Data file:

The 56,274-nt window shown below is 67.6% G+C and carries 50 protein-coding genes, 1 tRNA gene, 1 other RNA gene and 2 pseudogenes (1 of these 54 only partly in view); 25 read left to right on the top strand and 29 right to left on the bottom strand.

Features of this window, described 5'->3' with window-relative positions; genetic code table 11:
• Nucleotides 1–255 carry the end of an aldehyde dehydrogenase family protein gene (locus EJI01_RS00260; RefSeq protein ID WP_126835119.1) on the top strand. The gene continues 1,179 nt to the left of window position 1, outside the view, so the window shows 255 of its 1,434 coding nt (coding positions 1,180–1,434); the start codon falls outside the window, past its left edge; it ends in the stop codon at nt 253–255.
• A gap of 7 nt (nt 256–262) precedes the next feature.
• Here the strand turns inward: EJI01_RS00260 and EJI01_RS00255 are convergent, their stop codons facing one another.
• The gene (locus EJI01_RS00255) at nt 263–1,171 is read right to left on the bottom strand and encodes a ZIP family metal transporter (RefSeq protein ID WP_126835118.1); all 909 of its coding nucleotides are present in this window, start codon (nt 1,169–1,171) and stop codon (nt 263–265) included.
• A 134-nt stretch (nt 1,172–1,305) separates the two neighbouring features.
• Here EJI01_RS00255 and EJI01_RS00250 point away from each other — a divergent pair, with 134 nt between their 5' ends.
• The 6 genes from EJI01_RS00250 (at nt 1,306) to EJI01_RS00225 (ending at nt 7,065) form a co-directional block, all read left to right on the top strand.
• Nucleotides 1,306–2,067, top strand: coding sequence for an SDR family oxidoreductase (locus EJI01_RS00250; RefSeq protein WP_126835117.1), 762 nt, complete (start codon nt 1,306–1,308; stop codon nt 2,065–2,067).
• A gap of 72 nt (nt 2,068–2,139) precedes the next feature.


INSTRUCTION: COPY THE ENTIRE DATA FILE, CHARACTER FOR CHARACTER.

The 56,274-nt window shown below is 67.6% G+C and carries 50 protein-coding genes, 1 tRNA gene, 1 other RNA gene and 2 pseudogenes (1 of these 54 only partly in view); 25 read left to right on the top strand and 29 right to left on the bottom strand.

Features of this window, described 5'->3' with window-relative positions; genetic code table 11:
• Nucleotides 1–255 carry the end of an aldehyde dehydrogenase family protein gene (locus EJI01_RS00260; RefSeq protein ID WP_126835119.1) on the top strand. The gene continues 1,179 nt to the left of window position 1, outside the view, so the window shows 255 of its 1,434 coding nt (coding positions 1,180–1,434); the start codon falls outside the window, past its left edge; it ends in the stop codon at nt 253–255.
• A gap of 7 nt (nt 256–262) precedes the next feature.
• Here the strand turns inward: EJI01_RS00260 and EJI01_RS00255 are convergent, their stop codons facing one another.
• The gene (locus EJI01_RS00255) at nt 263–1,171 is read right to left on the bottom strand and encodes a ZIP family metal transporter (RefSeq protein ID WP_126835118.1); all 909 of its coding nucleotides are present in this window, start codon (nt 1,169–1,171) and stop codon (nt 263–265) included.
• A 134-nt stretch (nt 1,172–1,305) separates the two neighbouring features.
• Here EJI01_RS00255 and EJI01_RS00250 point away from each other — a divergent pair, with 134 nt between their 5' ends.
• The 6 genes from EJI01_RS00250 (at nt 1,306) to EJI01_RS00225 (ending at nt 7,065) form a co-directional block, all read left to right on the top strand.
• Nucleotides 1,306–2,067, top strand: coding sequence for an SDR family oxidoreductase (locus EJI01_RS00250; RefSeq protein WP_126835117.1), 762 nt, complete (start codon nt 1,306–1,308; stop codon nt 2,065–2,067).
• A gap of 72 nt (nt 2,068–2,139) precedes the next feature.